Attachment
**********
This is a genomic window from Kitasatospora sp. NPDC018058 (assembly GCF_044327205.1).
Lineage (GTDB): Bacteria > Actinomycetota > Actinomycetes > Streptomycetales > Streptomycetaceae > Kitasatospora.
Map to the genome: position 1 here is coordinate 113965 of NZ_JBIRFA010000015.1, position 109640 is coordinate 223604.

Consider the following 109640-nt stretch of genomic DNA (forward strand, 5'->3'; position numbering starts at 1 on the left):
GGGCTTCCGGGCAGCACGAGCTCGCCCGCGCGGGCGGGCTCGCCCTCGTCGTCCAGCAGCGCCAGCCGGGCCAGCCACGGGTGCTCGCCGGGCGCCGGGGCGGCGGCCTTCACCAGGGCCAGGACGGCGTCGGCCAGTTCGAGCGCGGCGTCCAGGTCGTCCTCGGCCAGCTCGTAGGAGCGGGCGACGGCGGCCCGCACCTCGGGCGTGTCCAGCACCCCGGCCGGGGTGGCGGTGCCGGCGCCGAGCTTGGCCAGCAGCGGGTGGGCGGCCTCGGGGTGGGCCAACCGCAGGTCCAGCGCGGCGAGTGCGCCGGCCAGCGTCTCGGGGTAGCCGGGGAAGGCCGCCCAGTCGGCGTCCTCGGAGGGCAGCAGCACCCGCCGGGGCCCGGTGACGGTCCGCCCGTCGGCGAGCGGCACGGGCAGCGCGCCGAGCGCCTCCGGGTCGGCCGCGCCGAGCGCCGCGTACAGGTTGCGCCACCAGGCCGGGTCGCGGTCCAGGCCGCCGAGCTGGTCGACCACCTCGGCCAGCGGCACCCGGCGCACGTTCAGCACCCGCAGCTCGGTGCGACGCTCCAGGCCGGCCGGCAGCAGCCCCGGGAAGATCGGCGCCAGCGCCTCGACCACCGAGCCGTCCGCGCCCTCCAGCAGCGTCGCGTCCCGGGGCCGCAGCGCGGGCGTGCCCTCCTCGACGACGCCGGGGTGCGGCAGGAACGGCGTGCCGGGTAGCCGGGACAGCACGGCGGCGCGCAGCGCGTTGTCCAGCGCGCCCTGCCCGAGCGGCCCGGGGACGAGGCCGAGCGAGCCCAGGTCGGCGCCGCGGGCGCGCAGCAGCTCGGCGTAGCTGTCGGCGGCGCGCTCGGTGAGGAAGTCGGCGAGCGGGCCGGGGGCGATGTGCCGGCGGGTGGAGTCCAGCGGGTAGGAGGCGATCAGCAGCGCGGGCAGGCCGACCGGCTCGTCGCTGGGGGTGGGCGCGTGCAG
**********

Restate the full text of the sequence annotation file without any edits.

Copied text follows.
This is a genomic window from Kitasatospora sp. NPDC018058 (assembly GCF_044327205.1).
Lineage (GTDB): Bacteria > Actinomycetota > Actinomycetes > Streptomycetales > Streptomycetaceae > Kitasatospora.
Map to the genome: position 1 here is coordinate 113965 of NZ_JBIRFA010000015.1, position 109640 is coordinate 223604.

Consider the following 109640-nt stretch of genomic DNA (forward strand, 5'->3'; position numbering starts at 1 on the left):
GGGCTTCCGGGCAGCACGAGCTCGCCCGCGCGGGCGGGCTCGCCCTCGTCGTCCAGCAGCGCCAGCCGGGCCAGCCACGGGTGCTCGCCGGGCGCCGGGGCGGCGGCCTTCACCAGGGCCAGGACGGCGTCGGCCAGTTCGAGCGCGGCGTCCAGGTCGTCCTCGGCCAGCTCGTAGGAGCGGGCGACGGCGGCCCGCACCTCGGGCGTGTCCAGCACCCCGGCCGGGGTGGCGGTGCCGGCGCCGAGCTTGGCCAGCAGCGGGTGGGCGGCCTCGGGGTGGGCCAACCGCAGGTCCAGCGCGGCGAGTGCGCCGGCCAGCGTCTCGGGGTAGCCGGGGAAGGCCGCCCAGTCGGCGTCCTCGGAGGGCAGCAGCACCCGCCGGGGCCCGGTGACGGTCCGCCCGTCGGCGAGCGGCACGGGCAGCGCGCCGAGCGCCTCCGGGTCGGCCGCGCCGAGCGCCGCGTACAGGTTGCGCCACCAGGCCGGGTCGCGGTCCAGGCCGCCGAGCTGGTCGACCACCTCGGCCAGCGGCACCCGGCGCACGTTCAGCACCCGCAGCTCGGTGCGACGCTCCAGGCCGGCCGGCAGCAGCCCCGGGAAGATCGGCGCCAGCGCCTCGACCACCGAGCCGTCCGCGCCCTCCAGCAGCGTCGCGTCCCGGGGCCGCAGCGCGGGCGTGCCCTCCTCGACGACGCCGGGGTGCGGCAGGAACGGCGTGCCGGGTAGCCGGGACAGCACGGCGGCGCGCAGCGCGTTGTCCAGCGCGCCCTGCCCGAGCGGCCCGGGGACGAGGCCGAGCGAGCCCAGGTCGGCGCCGCGGGCGCGCAGCAGCTCGGCGTAGCTGTCGGCGGCGCGCTCGGTGAGGAAGTCGGCGAGCGGGCCGGGGGCGATGTGCCGGCGGGTGGAGTCCAGCGGGTAGGAGGCGATCAGCAGCGCGGGCAGGCCGACCGGCTCGTCGCTGGGGGTGGGCGCGTGCAG